Landmark LinkedIn, Stanford & Spire Study Demonstrates Wearable Technology Significantly Reduces Stress, Boosts Performance in Workplace

Tuesday, January 31, 2017 General News
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Study shows workers who wore a Spire tracker experienced less stress, stress symptoms, anxious days, and negative mood as well as more energetic days than non-Spire users

SAN FRANCISCO, Jan. 31, 2017 /PRNewswire/ -- The LinkedIn Corporation and Stanford University's

Mind & Body Lab, together with Spire, the world's first wearable device to track breathing patterns, today unveiled the results of the first and only known study of "wearables" in a corporate setting for stress management.

The results of the 30-day study were compelling, showing that workers who wore a Spire tracker -- a small, pebble-sized device that clips to a belt buckle or bra strap -- experienced significantly less stress and negative moods, as well as more productive and "focused" work hours than non-Spire users.

The study analyzed a subset of 225 LinkedIn employees - 114 who were given a Spire to wear versus a 111-employee control group. Employees in both groups work in a wide variety of roles at LinkedIn and included members from their product, legal, marketing, engineering and finance teams. 47% of the participants were female, with the overall group having an average age of 34.

The Spire activity tracker, and accompanying app, was created to provide individuals with greater training in breath regulation without distracting them from workplace tasks. To do this, the Spire device unobtrusively senses breathing patterns and alerts the user of noteworthy changes. The results of Spire's study indicate that there is a clear benefit in the use of wearable health trackers as a scalable means of improving stress response for improved health, wellbeing, and productivity.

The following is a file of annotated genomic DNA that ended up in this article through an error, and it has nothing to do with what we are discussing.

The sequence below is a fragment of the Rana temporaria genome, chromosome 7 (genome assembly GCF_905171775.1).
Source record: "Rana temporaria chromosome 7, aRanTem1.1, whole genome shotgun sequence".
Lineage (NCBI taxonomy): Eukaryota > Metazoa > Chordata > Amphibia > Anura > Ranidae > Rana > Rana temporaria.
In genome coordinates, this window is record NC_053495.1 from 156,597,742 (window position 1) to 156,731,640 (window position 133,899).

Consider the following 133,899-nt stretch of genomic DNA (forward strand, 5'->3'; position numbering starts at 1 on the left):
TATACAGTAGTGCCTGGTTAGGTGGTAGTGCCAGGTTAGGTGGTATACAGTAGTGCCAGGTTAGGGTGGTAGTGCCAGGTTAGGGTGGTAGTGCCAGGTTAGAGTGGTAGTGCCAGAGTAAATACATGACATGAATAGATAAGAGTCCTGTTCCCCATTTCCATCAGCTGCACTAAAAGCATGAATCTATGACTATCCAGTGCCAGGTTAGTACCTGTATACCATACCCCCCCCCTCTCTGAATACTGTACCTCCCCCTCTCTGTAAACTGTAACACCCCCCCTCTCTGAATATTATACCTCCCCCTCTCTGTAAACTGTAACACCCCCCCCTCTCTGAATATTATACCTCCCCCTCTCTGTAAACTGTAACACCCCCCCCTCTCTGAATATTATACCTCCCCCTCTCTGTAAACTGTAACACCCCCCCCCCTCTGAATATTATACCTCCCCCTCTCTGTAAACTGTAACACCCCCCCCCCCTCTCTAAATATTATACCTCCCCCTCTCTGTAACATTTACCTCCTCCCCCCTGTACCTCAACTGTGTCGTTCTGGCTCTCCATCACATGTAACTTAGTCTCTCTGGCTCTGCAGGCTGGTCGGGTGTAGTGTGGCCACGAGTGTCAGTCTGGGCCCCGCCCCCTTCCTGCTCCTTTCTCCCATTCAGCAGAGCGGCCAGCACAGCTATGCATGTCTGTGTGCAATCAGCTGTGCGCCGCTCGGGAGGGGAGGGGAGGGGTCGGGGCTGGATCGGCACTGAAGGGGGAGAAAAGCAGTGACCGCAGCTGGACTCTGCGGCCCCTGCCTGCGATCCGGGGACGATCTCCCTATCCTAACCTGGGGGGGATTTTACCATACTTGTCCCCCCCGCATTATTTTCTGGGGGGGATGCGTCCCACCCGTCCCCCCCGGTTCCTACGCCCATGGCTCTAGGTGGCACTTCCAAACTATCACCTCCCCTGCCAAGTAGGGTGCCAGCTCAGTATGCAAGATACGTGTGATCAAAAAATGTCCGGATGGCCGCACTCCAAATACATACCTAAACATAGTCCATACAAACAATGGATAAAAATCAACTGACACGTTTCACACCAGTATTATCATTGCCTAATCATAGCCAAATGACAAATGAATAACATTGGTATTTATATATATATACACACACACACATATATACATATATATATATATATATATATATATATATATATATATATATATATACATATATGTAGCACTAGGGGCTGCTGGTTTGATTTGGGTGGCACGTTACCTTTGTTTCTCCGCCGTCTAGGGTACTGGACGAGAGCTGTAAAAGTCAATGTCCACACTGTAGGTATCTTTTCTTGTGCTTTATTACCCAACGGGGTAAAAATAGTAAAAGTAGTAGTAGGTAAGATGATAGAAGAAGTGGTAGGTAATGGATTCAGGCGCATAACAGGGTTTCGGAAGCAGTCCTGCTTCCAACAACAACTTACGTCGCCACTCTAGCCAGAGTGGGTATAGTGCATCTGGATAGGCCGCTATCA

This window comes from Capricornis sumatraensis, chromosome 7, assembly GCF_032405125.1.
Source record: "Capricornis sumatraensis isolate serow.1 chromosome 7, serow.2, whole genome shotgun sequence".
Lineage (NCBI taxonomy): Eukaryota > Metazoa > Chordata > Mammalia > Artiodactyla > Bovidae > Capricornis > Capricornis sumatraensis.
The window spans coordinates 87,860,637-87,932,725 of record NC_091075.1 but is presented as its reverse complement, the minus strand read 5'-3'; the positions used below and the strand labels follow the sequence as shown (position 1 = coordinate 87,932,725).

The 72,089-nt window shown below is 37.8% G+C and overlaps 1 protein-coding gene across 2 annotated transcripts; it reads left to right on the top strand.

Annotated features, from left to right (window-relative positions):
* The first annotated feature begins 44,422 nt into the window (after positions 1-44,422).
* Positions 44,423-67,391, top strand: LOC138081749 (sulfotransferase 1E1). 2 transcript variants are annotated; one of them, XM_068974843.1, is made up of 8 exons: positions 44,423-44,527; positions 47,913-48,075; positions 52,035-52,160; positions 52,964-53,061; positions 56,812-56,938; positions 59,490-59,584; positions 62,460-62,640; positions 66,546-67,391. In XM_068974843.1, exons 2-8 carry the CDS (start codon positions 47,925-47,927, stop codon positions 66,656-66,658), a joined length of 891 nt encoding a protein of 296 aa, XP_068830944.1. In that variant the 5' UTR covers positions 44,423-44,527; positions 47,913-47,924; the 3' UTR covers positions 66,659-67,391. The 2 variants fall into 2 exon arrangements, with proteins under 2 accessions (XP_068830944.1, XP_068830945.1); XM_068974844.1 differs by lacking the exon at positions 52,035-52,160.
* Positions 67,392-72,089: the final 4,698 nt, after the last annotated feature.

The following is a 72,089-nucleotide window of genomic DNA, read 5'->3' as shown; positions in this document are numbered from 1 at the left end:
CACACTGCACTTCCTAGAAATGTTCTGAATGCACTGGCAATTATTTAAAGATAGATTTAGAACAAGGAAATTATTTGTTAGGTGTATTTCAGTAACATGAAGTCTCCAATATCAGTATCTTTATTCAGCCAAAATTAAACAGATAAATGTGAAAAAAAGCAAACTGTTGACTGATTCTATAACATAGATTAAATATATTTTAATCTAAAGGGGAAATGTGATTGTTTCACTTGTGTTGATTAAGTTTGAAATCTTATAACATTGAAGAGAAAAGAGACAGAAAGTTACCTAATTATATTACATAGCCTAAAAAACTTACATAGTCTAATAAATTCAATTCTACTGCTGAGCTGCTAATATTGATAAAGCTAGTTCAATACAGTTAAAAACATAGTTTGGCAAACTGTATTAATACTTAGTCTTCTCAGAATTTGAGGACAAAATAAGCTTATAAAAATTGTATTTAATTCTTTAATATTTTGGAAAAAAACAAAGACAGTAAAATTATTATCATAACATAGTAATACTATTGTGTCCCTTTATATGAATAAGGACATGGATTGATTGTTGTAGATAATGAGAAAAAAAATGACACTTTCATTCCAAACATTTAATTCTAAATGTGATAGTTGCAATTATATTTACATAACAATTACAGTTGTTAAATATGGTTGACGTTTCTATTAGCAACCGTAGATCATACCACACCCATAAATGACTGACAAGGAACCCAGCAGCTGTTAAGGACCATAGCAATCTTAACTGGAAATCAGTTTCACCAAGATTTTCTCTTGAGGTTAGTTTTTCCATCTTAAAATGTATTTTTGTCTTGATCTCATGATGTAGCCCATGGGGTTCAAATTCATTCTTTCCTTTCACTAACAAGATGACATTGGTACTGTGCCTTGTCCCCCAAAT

These three groups converged when Stanford researchers set out to examine physiological markers of stress, anxiety, and performance, and Spire pursued investigating the impact of Spire in a real-world population outside of the lab. LinkedIn brought all parties together. The ultimate goal of this collaboration became identifying a single technique for improving adaptive responses to stress and investigating the extent to which continuous stress physiology tracking and feedback is effective for improving health and wellbeing outcomes.

For the study, the intervention and control group conducted identical 15-minute psychometric assessments both before and after the study to assess median respiratory characteristics for the intervention group. Once the 30 days were completed and Spire had analyzed participants data, the study found that the intervention group using the device experienced less stress, stress symptoms, anxious days, and negative mood as well as more energetic days, as compared to the control group. The intervention group also experienced more physiological states of calm and focus.